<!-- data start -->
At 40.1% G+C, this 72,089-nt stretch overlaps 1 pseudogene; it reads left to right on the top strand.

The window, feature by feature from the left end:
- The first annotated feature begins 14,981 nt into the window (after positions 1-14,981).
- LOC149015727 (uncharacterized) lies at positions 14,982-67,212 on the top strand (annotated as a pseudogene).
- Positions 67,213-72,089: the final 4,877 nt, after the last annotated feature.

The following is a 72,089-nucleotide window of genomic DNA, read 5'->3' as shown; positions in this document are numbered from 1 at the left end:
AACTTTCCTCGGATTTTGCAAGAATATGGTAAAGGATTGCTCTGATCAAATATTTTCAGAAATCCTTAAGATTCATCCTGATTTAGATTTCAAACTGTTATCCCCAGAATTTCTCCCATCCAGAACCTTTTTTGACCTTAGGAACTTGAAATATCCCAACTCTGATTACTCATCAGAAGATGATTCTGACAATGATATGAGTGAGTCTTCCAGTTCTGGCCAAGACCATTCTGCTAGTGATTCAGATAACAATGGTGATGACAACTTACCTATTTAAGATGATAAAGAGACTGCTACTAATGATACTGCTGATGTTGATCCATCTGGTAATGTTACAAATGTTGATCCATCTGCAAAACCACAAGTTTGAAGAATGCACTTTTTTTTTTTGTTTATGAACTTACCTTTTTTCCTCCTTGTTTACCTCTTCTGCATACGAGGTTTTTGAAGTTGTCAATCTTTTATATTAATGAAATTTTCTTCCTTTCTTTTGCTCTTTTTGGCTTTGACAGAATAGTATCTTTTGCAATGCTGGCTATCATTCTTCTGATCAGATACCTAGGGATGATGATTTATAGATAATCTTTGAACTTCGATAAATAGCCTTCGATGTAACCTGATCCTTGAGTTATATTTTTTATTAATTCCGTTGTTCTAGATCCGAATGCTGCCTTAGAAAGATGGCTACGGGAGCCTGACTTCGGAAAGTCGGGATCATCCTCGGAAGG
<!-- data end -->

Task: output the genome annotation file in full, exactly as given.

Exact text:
At 40.1% G+C, this 72,089-nt stretch overlaps 1 pseudogene; it reads left to right on the top strand.

The window, feature by feature from the left end:
- The first annotated feature begins 14,981 nt into the window (after positions 1-14,981).
- LOC149015727 (uncharacterized) lies at positions 14,982-67,212 on the top strand (annotated as a pseudogene).
- Positions 67,213-72,089: the final 4,877 nt, after the last annotated feature.

The following is a 72,089-nucleotide window of genomic DNA, read 5'->3' as shown; positions in this document are numbered from 1 at the left end:
AACTTTCCTCGGATTTTGCAAGAATATGGTAAAGGATTGCTCTGATCAAATATTTTCAGAAATCCTTAAGATTCATCCTGATTTAGATTTCAAACTGTTATCCCCAGAATTTCTCCCATCCAGAACCTTTTTTGACCTTAGGAACTTGAAATATCCCAACTCTGATTACTCATCAGAAGATGATTCTGACAATGATATGAGTGAGTCTTCCAGTTCTGGCCAAGACCATTCTGCTAGTGATTCAGATAACAATGGTGATGACAACTTACCTATTTAAGATGATAAAGAGACTGCTACTAATGATACTGCTGATGTTGATCCATCTGGTAATGTTACAAATGTTGATCCATCTGCAAAACCACAAGTTTGAAGAATGCACTTTTTTTTTTTGTTTATGAACTTACCTTTTTTCCTCCTTGTTTACCTCTTCTGCATACGAGGTTTTTGAAGTTGTCAATCTTTTATATTAATGAAATTTTCTTCCTTTCTTTTGCTCTTTTTGGCTTTGACAGAATAGTATCTTTTGCAATGCTGGCTATCATTCTTCTGATCAGATACCTAGGGATGATGATTTATAGATAATCTTTGAACTTCGATAAATAGCCTTCGATGTAACCTGATCCTTGAGTTATATTTTTTATTAATTCCGTTGTTCTAGATCCGAATGCTGCCTTAGAAAGATGGCTACGGGAGCCTGACTTCGGAAAGTCGGGATCATCCTCGGAAGG